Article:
With Earth Day around the corner on Friday, April 22 and the climate crisis imminent as ever, the decades-long action around our environmental emergency seems to be nearing a climax. For filmmaker Mariel Gomsrud, this sense of urgency has sparked something bigger than just inspiration. La Petite Mort, premiering today on PAPER, explores the "ecosexual" movement, which treats Earth not as a child in need of care or the classic "mother" figure, but as a lover.
By inviting viewers to see its subjects' relationship with soil and trees as they would a partner, La Petite Mort brings light to the many "little deaths" and greater mistreatment of our planet. "Wedding vows to marry the Earth," the opening line translates from French, establishing a contract between humanity and Earth. The following sequences show women in their own relationships with the land in all forms: the fiery, yet soft hues of a flower petal, the worn, delicate grooves of tree bark, the cracked, dusted surface of desert rock.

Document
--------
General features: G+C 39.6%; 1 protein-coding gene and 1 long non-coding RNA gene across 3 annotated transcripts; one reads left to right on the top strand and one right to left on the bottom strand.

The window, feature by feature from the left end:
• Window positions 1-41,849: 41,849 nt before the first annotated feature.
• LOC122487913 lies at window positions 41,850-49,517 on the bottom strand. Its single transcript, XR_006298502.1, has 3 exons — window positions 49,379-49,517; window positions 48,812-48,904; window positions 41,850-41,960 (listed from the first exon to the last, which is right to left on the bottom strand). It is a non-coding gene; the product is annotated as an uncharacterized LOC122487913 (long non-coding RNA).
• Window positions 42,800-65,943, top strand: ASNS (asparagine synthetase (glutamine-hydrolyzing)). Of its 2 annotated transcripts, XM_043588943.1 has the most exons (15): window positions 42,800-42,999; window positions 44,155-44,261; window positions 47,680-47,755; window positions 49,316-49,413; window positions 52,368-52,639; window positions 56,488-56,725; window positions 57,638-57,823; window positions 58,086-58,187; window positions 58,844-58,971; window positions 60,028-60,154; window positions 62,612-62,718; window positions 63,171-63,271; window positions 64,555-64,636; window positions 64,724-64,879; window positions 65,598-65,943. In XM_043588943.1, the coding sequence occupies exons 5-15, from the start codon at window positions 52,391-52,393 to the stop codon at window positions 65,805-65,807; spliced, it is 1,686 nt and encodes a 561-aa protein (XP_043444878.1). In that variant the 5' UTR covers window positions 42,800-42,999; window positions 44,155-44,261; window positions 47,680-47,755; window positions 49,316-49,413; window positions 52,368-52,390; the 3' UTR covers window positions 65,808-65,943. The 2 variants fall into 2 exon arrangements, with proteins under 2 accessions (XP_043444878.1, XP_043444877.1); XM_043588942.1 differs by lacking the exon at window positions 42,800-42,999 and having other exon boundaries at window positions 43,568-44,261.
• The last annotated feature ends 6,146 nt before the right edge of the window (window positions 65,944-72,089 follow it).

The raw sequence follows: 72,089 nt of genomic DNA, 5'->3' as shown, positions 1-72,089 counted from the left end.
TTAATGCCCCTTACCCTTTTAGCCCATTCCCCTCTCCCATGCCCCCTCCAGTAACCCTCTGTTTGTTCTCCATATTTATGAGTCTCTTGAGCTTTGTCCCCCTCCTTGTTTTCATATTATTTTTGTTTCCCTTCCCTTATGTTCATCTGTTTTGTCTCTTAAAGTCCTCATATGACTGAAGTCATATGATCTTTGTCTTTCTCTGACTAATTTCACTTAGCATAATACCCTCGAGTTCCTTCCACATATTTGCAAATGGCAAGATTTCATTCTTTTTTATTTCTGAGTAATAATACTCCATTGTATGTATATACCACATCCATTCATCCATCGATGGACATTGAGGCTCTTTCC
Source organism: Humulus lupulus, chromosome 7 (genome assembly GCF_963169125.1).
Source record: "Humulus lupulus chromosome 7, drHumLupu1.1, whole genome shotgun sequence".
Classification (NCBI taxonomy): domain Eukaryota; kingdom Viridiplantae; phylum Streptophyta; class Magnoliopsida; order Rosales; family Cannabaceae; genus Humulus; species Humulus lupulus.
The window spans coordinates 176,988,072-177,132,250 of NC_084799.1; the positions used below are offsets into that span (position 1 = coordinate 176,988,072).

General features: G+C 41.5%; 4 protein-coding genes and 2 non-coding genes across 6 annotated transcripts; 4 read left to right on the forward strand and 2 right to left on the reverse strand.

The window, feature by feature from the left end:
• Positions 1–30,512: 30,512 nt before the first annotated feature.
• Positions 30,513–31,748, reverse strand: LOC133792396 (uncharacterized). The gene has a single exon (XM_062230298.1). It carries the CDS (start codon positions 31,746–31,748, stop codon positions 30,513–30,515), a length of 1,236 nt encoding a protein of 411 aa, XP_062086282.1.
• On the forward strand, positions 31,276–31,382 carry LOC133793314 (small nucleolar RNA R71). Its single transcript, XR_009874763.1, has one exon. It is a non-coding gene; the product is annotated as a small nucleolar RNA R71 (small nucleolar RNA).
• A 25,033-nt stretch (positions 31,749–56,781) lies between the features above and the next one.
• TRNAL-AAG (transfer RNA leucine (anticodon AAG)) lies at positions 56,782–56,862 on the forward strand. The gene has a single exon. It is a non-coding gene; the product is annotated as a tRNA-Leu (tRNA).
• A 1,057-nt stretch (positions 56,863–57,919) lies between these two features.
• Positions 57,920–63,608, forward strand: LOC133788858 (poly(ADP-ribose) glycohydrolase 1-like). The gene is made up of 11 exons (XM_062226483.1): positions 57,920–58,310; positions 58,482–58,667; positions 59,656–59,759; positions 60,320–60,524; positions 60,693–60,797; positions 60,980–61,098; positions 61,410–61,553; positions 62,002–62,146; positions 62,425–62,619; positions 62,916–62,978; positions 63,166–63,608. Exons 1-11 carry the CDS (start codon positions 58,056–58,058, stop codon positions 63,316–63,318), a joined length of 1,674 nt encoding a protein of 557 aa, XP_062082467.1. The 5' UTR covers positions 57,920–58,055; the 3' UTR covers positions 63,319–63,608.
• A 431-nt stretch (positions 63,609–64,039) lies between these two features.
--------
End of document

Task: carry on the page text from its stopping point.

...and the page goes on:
The featured women mirror the natural world, which comes alive through them. Together they breathe one breath, building through sharp cuts and movements, before uniting nature and body for the final "petite mort" — a play on the French euphemism for a climax to encourage action and the need to raise our collective consciousness. In a swirl of bubbles, sky, sand and sea, the subjects of La Petite Mort collapse into one and each woman eventually emerges as an expression of the Earth itself.
Returning to the water, as if to the womb, the narrator issues a final statement: "We are dedicated to you, Earth," she says. "Through this land that we will become." The film closes with an acknowledgment of "sexecology," as a practice of the ecosexual movement that's based in nature fetishism. "It invites people to treat the Earth with love rather than see it as an infinite reason to exploit," the final text reads, as Gomsrud ultimately urges viewers of La Petite Mort to treat the Earth, and each other, with a more sensitive, sensual touch.
Photo courtesy of Mariel Gomsrud